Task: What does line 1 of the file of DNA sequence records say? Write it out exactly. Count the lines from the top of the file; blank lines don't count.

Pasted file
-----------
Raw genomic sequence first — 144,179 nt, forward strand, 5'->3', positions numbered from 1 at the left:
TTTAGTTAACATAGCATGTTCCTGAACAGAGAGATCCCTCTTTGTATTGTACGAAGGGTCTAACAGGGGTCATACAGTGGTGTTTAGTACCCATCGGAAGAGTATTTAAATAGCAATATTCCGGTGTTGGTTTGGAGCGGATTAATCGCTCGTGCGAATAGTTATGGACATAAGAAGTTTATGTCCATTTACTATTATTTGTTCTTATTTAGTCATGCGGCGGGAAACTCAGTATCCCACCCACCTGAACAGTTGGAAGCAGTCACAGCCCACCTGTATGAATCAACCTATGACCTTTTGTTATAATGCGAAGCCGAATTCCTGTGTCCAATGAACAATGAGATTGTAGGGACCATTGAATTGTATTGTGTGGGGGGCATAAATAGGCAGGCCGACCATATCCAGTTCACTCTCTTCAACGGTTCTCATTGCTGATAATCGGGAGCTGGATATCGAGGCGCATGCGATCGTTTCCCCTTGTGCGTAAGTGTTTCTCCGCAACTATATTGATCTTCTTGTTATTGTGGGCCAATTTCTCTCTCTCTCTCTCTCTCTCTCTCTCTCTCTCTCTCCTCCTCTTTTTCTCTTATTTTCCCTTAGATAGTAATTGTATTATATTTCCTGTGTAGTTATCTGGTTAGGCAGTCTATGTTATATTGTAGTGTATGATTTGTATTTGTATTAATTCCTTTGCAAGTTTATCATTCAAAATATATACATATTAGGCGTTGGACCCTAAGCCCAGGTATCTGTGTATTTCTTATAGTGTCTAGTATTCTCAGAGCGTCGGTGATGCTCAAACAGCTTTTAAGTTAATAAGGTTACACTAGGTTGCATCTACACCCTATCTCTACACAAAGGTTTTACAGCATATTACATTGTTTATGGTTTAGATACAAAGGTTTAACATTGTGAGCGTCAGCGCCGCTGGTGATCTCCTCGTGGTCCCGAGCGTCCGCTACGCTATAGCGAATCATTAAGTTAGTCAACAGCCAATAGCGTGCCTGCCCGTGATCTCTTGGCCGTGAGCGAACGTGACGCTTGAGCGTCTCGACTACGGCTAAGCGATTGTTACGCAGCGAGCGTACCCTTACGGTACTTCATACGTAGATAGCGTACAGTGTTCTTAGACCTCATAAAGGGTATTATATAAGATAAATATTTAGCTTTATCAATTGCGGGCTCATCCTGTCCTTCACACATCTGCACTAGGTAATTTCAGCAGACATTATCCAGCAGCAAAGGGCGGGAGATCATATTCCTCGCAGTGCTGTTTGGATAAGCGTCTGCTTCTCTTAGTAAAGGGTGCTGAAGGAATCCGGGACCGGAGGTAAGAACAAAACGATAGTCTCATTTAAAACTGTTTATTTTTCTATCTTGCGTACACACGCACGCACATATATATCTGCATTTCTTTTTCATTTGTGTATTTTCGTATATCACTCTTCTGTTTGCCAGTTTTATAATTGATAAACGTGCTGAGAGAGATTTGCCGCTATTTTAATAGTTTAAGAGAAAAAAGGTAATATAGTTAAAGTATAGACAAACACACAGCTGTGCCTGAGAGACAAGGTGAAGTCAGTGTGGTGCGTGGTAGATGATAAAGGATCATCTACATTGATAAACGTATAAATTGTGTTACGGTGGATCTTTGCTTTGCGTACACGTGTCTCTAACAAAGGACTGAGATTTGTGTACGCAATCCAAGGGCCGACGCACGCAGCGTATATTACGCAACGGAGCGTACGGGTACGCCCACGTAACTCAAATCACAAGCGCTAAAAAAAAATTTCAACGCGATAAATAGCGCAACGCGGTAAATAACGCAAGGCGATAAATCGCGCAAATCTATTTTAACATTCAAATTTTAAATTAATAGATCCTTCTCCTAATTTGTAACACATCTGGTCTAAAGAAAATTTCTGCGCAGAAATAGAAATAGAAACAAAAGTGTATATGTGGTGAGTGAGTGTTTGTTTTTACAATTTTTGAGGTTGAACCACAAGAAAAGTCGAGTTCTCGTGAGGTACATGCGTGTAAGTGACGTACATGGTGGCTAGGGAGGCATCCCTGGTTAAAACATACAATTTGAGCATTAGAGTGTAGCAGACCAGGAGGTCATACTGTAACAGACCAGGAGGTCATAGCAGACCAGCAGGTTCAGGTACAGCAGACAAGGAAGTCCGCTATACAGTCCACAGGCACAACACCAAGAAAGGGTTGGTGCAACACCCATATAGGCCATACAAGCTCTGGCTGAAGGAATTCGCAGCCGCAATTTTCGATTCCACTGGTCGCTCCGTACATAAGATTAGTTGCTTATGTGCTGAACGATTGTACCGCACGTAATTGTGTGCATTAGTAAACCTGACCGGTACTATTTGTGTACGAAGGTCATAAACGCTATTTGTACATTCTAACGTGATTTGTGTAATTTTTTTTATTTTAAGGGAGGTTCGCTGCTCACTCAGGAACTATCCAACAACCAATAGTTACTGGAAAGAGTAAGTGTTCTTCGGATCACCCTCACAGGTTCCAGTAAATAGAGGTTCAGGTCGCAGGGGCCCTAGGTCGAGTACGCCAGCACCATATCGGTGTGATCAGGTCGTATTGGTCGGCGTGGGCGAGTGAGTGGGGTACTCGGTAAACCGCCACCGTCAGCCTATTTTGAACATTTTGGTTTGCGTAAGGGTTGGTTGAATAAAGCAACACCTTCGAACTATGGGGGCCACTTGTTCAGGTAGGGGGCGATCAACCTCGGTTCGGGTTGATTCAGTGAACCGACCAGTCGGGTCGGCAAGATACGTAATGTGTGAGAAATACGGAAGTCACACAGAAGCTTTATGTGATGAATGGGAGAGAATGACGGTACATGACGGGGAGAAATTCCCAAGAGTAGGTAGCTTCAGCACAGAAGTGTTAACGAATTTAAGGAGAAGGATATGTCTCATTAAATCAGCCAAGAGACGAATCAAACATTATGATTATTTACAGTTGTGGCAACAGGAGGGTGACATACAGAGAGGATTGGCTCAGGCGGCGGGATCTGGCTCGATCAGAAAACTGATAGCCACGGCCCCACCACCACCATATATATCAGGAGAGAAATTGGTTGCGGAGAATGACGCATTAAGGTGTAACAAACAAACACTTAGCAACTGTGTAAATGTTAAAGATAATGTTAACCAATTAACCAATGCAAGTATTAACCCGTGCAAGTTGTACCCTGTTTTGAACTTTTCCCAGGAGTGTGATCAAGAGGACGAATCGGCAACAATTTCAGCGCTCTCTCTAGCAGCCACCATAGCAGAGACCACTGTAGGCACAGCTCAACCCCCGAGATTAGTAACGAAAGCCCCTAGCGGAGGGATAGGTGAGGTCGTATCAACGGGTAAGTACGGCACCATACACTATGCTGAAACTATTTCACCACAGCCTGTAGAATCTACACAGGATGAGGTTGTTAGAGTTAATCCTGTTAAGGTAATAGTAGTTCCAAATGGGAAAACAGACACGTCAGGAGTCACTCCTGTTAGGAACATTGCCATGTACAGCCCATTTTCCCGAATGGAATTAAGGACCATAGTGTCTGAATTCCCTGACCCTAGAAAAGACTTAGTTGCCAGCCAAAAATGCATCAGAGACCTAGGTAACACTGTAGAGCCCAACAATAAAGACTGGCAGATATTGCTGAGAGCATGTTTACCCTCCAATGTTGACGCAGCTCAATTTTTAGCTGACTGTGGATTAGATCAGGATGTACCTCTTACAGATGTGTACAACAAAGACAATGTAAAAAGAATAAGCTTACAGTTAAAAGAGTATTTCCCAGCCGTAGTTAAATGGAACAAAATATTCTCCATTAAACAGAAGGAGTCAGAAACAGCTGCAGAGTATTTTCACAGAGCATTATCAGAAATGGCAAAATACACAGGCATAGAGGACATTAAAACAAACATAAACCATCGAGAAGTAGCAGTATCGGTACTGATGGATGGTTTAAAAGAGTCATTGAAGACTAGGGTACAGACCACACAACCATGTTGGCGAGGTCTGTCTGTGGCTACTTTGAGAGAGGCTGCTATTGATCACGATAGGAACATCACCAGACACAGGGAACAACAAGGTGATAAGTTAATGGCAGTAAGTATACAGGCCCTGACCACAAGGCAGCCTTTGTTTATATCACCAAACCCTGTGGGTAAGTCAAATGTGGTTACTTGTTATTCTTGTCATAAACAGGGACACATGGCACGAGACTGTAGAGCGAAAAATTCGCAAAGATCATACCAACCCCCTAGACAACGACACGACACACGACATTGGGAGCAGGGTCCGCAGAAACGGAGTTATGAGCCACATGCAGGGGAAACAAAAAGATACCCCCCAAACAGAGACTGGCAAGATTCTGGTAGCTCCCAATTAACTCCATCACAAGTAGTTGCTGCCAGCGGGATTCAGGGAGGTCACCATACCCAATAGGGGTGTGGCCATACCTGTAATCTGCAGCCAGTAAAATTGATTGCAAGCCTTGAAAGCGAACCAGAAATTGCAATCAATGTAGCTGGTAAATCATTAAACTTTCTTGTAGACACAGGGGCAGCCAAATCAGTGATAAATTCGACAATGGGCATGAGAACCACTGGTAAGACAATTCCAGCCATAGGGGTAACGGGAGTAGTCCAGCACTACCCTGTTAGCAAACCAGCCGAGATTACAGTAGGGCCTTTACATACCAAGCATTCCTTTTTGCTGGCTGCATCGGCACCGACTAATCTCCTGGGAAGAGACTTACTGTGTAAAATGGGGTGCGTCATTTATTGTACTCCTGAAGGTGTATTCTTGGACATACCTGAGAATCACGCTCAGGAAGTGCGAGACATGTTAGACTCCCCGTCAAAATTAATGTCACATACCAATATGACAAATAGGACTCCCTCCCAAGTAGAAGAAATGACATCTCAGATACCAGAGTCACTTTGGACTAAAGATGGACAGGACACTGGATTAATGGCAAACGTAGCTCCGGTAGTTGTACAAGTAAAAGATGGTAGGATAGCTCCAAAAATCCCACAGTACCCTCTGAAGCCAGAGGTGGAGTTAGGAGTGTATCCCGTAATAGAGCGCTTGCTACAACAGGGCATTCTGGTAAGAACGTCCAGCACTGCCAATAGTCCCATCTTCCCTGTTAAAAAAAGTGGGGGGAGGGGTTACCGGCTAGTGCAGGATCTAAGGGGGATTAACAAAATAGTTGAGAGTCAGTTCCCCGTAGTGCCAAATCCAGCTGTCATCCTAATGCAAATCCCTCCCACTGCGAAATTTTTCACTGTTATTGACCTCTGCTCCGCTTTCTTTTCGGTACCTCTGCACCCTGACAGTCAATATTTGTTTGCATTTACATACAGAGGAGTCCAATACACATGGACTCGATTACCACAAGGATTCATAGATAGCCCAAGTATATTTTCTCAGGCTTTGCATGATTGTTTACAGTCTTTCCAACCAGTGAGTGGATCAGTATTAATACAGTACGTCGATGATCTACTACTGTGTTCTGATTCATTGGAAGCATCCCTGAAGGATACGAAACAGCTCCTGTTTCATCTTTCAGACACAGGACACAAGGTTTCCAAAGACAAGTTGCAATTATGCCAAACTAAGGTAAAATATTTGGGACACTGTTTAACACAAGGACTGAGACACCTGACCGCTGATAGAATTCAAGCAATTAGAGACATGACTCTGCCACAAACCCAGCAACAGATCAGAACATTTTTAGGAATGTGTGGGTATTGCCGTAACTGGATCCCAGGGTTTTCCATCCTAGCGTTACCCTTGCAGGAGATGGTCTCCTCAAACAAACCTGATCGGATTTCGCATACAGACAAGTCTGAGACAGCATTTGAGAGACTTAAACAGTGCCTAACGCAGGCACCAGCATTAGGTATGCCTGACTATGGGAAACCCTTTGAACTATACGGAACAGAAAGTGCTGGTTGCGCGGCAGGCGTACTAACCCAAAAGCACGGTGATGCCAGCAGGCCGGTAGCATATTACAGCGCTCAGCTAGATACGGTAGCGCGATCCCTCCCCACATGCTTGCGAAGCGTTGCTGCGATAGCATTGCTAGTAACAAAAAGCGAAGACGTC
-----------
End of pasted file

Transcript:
Raw genomic sequence first — 144,179 nt, forward strand, 5'->3', positions numbered from 1 at the left: